Contraction For Dummies, Or Why Shrinking The NBA Does Nothing For Anyone

LeBron James, bless his Phil Collins-loving heart, certainly sparked some new debate on the subject of NBA contraction by discussing the matter fairly openly (if not duplicitously) in recent days. Debate is the DNA of sports fandom, and a divisive issue like contraction fits right in.

Unfortunately, too many folks arguing in favor of contraction have no clue what they're talking about.

Terence Moore of FanHouse argues that the NBA should take LeBron's (initial) advice and cut 3-4 teams. He names the Memphis Grizzlies, New Jersey Nets, L.A. Clippers and Atlanta Hawks as prime candidates.

Bad attendance is used as a decision point on which teams are worthy of contraction. The Hawks draw 14,000 fans a game and the Lakers draw 19,000. Those 5,000 missing fans, 41 times a year ... that's the justification despite the cold cash the 14,000 fans who do show up are spending, and the millions the networks (local and national) pay the NBA for the right to air their games, and the millions in Joe Johnson jerseys and Hawks hats and logo toasters (no, really!) the team and league earn? Contractionists like Moore are dealing in small potatoes, y'all. David Stern is looking at the big picture, and it's filled with money. It's a giant frame filled with dollars.


Look at Seattle. The metropolis got knocked out of the NBA because the taxpayers wouldn't pony up a new arena, and the NBA and local ownership couldn't (or wouldn't) figure out another way. How much money do you think the good people of Seattle are spending on the NBA right now? No jerseys, no gate, no merch, no parking revenue. No Sonics logo toasters. The NBA -- and laugh if you want, but I do believe this -- tried really hard to stay in Seattle. They will probably try hard to return to Seattle if an arena is built (or KeyArena is updated). David Stern does not discriminate against dollars from certain longitudes. He's a brilliant businessman, and it killed him to leave the Emerald City ... even if his pissed-off soundbites told a different story.

If there was no money to be had, he wouldn't have cared. If there was no money to be had, the NBA wouldn't have spent hundreds of thousands trying to find an arena solution in Sacramento. If there was no money to be had, the NBA wouldn't have bailed out George Shinn and bought the Hornets.

If there was no money to be had, no thirst for pro basketball in non-glamour cities, taxpayers in cities like Oklahoma City and Kansas City wouldn't fund arenas without an NBA tenant in place. OKC built the Ford Center before Clay Bennett took over the Sonics, all on the hopes of landing an NBA squad. Kansas City did the same, and waits.

You think all these multi-millionaire businessmen are dummies? You think Michael Gearon, who fought for years to settle the Hawks' ownership quarrel, did all that because he likes to rub elbows with T.I. and not because there is mad loot in owning an NBA team?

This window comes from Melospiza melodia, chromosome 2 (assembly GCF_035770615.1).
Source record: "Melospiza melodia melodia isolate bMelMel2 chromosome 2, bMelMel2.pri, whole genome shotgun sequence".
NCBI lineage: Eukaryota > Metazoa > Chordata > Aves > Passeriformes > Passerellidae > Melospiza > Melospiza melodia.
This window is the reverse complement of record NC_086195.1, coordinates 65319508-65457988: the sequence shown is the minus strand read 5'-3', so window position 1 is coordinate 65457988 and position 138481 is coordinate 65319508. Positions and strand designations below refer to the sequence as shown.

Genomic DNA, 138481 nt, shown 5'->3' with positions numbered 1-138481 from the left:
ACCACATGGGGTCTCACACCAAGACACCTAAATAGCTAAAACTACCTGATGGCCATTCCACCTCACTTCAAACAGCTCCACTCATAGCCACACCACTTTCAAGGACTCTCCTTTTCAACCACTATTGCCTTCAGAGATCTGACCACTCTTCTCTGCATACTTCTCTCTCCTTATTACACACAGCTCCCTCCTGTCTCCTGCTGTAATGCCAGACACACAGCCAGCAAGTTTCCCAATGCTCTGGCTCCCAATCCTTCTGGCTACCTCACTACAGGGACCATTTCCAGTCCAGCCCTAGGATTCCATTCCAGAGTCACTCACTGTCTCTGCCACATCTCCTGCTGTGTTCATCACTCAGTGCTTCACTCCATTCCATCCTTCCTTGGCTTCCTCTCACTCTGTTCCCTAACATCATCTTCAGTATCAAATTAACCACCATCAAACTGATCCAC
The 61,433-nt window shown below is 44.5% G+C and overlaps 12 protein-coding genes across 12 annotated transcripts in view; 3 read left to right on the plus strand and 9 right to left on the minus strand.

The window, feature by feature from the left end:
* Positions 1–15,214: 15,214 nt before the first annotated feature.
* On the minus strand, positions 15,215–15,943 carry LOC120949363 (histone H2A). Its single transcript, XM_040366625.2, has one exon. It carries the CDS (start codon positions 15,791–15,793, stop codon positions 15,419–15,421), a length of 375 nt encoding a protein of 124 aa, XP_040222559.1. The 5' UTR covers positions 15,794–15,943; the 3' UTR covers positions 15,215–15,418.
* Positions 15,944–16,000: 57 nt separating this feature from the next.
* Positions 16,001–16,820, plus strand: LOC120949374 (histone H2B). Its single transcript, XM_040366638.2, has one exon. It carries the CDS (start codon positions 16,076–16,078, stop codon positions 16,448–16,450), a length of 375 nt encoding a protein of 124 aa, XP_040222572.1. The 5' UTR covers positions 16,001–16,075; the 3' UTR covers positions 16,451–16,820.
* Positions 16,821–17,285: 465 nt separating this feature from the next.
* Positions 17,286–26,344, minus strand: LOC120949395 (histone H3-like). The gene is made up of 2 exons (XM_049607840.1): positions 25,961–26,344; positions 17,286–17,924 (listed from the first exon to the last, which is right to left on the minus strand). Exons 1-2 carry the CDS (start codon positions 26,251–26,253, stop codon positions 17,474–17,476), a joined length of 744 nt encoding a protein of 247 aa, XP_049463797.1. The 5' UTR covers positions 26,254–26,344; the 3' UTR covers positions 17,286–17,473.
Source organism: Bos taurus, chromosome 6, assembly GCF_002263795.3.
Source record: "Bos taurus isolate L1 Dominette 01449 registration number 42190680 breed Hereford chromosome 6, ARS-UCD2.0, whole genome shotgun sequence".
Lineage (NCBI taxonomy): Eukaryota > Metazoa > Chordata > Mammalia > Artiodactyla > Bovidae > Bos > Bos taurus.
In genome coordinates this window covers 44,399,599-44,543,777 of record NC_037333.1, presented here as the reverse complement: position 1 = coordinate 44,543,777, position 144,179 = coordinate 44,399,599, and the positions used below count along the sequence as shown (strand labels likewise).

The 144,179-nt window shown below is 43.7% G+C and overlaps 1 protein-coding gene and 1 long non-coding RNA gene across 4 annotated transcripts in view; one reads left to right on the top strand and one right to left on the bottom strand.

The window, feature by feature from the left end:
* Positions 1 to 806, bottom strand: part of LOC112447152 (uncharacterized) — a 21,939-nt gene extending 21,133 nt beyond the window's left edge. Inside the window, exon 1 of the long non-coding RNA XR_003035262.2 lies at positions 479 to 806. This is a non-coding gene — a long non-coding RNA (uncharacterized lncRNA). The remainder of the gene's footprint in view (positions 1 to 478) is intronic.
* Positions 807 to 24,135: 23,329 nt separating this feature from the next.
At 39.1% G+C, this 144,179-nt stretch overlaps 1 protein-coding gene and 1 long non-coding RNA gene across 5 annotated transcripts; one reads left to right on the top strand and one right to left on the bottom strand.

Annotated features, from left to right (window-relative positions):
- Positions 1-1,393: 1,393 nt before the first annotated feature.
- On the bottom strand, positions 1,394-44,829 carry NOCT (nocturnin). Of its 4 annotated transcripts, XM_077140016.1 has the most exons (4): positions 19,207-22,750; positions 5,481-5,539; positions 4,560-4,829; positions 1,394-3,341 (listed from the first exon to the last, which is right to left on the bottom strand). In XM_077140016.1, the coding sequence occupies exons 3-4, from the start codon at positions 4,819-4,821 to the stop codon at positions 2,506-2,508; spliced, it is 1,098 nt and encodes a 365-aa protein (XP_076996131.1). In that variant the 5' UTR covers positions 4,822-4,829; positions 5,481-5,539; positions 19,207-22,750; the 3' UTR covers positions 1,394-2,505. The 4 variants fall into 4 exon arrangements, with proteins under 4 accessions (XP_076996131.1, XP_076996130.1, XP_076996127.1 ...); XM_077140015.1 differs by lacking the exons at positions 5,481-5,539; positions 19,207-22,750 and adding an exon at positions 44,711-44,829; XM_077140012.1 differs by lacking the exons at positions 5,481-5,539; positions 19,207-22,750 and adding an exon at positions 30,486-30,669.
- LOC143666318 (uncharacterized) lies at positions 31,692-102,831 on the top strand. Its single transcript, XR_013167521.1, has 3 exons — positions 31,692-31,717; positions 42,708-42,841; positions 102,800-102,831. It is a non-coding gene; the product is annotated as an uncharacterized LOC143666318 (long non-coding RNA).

You kill the Hawks, and you decimate (if not eliminate) the revenue the NBA makes in a major city. All because a quarter of the arena's seats are empty on any given Tuesday night in December? How dumb is that?


Moore also argues that talent is too thinly spread in the 30-team NBA. Kelly Dwyer stuck a dagger in that myth earlier this week, but it's worth looking at just how off the mark Moore's example is.

[T]he Milwaukee Bucks of the 1980s were a microcosm of those times by ranking high among the NBA's all-time greatest teams that nobody ever remembers. They had stars such as Sidney Moncrief, Bob Lanier and Terry Cummings, and they were led by Don Nelson, who won NBA Coach of the Year honors twice during that decade.

In one stretch, those Bucks won their division seven straight years while winning 50 or more games each of those years.

Here was their problem: the Philadelphia 76ers of Dr. J, Moses Malone and Maurice Cheeks, and the Boston Celtics of Larry Bird, Kevin McHale and Robert Parish. As a result, those Bucks never reached the NBA Finals, and they rarely reached the Eastern Conference finals, but they showed how gifted many of those other NBA teams were during the 1980s.

That the invisible "no one" remembers the very good '80s Bucks is an argument for league constriction and talent stacking? (By the way, Moore should talk to some of his FH colleagues about those Bucks. Or he could talk to any sentient NBA fan. People remember those Bucks. People love those Bucks.) According to Moore, that the Bucks couldn't get over the hump is a feature of the '80s lack of parity, not a bug. Whatever. Let's accept that pretzel of warped rationality.

But then, I'd like to introduce Mr. Moore to the title-less Dallas Mavericks of the 2000s, a stacked team on its way to an 11th straight 50-win season, as well as the absent-from-the-Finals Phoenix Suns, who won more than 60 (!) twice but couldn't get out of the West. Or how about the Sonics, Knicks and Jazz of the 1990s, incredible and consistent teams that couldn't beat a certain monolith?

I mean, I don't know, but it seems like expansion of the NBA didn't end the era of difficult roads to the championship. It's almost as if the NBA championship has always been won by teams with one of the very best stars, not a Bucks-like collection of very good players. It's almost as if nostalgia for '80s basketball has nothing to do with the case for or against contraction.

Moore's conclusion:

What I'm saying is that, although the NBA's national television ratings are up by 30 percent so far this year, those ratings would soar to levels beyond a combination of vintage Air Jordan leaps if the league sliced either some or all of its franchises that produce yawning.

You have 30 pomegranates, but a couple are less plump than I'd subjectively like, so you should incinerate four of them. It makes no sense, y'all. None.

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